When Joe Philbin was the head coach of the Miami Dolphins, a common theme was that they wanted quarterback Ryan Tannehill to be responsible for as little as possible, taking decisions out of his hands and not letting him make his own choices in-game.
Now that Adam Gase is in charge, the opposite has begun to happen. Tannehill has taken on more responsibility than he's ever had before, and so far he's done well with it.
"He's done a good job," Gase said on Wednesday.
But Gase doesn't want to just see Tannehill take more responsibility, he wants to push him to his absolute limit, and apparently Gase won't be satisfied until he finds what that limit is.
"I know I put a lot on his plate and it’s almost to the point where it’s probably too much this fast." Gase said. "But I want to see how far … I want to see where the breaking point is and he keeps battling and he keeps doing things (well) in practice. We’ve been putting a lot of pressure on him on offense and then he’s been doing a good job of responding. We might have one day where it doesn’t look great and then the next day we’ll come back and we’ll regroup and kind of adjust some things and then we’re good to go.”
This once again raises the question of why did Philbin and his staff deem it necessary to keep Tannehill from having much say in the offense, but in the long run it doesn't really matter. Tannehill and the rest of the team have moved on, and now that he's being challenged by his new head coach to truly be a leader in the offense, the quarterback admits there have been some bad moments as he works on his comfort level in the new scheme.
“It’s growing each and every day." Tannehill said. "I spent a lot of time trying to understand exactly what to do, where I’m supposed to go with the ball, protection adjustments. I’ve made some mistakes, but I’m learning and getting better each and every day we come out here.”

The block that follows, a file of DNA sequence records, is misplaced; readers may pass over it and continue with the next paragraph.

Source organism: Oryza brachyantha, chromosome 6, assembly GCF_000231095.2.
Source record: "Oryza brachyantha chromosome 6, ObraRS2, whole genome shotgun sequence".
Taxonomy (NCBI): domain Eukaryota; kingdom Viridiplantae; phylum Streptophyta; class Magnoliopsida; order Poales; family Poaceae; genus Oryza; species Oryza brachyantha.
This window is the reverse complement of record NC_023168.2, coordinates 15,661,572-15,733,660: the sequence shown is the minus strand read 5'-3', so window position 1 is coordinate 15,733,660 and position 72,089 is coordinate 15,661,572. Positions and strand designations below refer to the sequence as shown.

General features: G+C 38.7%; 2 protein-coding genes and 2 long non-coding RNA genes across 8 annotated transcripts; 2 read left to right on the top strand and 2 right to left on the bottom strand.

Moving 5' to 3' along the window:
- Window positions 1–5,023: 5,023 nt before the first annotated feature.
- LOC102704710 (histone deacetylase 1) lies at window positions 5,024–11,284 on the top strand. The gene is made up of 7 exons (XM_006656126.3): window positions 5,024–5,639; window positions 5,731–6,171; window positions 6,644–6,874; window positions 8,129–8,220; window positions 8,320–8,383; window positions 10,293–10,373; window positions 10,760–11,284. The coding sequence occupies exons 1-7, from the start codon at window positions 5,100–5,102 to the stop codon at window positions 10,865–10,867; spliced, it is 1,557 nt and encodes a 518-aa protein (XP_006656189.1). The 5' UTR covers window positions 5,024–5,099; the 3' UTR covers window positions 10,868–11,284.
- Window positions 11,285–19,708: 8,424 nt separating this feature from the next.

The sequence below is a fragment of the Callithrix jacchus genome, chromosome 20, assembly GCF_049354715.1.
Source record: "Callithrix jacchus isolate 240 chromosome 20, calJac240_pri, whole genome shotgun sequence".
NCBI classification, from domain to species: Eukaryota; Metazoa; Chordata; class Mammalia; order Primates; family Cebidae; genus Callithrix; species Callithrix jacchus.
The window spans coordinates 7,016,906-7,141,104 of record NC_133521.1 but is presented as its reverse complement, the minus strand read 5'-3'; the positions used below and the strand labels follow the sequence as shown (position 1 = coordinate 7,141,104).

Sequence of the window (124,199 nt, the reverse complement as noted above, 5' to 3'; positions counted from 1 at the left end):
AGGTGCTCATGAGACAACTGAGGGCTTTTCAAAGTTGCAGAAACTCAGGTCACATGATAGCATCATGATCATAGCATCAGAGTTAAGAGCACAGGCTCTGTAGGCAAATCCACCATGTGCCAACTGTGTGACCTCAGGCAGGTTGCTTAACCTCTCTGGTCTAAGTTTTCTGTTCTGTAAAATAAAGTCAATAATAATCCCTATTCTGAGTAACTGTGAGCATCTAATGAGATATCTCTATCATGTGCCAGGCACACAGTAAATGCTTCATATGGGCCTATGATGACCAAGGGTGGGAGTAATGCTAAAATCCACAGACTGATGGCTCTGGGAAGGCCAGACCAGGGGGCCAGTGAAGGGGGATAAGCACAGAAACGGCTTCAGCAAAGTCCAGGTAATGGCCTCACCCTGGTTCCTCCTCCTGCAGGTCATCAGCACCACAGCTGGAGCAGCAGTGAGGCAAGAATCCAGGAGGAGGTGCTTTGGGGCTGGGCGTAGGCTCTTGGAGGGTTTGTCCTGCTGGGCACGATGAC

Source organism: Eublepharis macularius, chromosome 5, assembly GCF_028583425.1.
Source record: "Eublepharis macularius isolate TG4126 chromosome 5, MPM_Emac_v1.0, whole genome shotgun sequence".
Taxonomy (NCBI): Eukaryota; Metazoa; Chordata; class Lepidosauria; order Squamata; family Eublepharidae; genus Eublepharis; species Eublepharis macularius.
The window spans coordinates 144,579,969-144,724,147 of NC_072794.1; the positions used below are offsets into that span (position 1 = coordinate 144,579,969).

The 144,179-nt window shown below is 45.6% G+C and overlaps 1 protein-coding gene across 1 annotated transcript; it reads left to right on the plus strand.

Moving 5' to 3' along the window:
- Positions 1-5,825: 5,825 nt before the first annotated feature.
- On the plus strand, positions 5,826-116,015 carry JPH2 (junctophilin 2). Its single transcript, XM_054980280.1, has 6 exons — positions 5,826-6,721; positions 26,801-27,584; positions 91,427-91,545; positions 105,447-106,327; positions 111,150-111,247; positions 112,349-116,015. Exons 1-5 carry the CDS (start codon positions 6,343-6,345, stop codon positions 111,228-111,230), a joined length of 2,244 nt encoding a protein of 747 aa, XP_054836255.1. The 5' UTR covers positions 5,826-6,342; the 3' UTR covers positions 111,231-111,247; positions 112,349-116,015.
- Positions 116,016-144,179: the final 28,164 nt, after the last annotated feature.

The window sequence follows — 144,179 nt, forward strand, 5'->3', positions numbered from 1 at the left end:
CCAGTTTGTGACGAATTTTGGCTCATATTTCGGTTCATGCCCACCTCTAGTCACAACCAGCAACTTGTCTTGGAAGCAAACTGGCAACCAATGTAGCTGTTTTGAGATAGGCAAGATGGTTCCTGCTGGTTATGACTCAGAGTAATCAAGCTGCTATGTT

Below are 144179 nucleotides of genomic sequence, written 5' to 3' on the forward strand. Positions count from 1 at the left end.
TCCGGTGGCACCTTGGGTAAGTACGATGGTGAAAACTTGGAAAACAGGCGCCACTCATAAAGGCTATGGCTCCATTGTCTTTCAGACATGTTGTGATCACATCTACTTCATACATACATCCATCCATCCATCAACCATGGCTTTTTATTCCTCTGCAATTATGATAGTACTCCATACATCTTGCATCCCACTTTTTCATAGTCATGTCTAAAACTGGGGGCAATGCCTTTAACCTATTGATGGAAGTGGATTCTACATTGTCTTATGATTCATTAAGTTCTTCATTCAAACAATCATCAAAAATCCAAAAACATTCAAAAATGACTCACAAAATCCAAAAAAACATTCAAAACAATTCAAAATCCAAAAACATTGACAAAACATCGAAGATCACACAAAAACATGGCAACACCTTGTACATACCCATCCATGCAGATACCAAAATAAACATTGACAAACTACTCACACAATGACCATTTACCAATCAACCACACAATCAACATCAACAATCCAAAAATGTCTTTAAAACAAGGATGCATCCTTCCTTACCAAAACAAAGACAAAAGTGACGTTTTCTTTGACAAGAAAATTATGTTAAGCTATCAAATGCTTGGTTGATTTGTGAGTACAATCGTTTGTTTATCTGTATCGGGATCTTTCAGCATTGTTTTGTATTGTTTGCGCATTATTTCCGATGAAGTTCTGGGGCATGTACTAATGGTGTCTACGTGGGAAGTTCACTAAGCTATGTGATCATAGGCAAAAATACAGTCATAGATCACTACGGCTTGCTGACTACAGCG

The differences in coaching philosophies between this regime and the previous one are becoming more and more apparent as time goes on. Gase has now taken a page out of Jack Del Rio's coaching playbook, and the unit that "wins" the last play of practice doesn't have to do push ups.
“That was something that actually (former Denver Broncos Interim Head Coach Jack) Del Rio brought to us in Denver when he took over as the head coach for four weeks, and we started doing these competitive periods on Fridays." Gase said. "It was just the last play of the game, 4 seconds, no timeouts and you need a touchdown to win. The fun part of it is (it’s) five push-ups and you try to get everyone to pick a side."
“It’s competitive out here." Ryan Tannehill said Wednesday. "We got them today; they got us last week. That’s something we want to do every day is come out and compete and I think we’re doing that.”
Competition is something that Adam Gase has been preaching ever since he arrived in Miami, and Ryan Tannehill has been at the forefront of it all. But instead of competing with another person, Tannehill has to compete with himself, and Gase is determined to find out what it's going to take before Tannehill can't handle anymore.
This story was written by Luis Sung. Follow him on Twitter: @FLSportDebater
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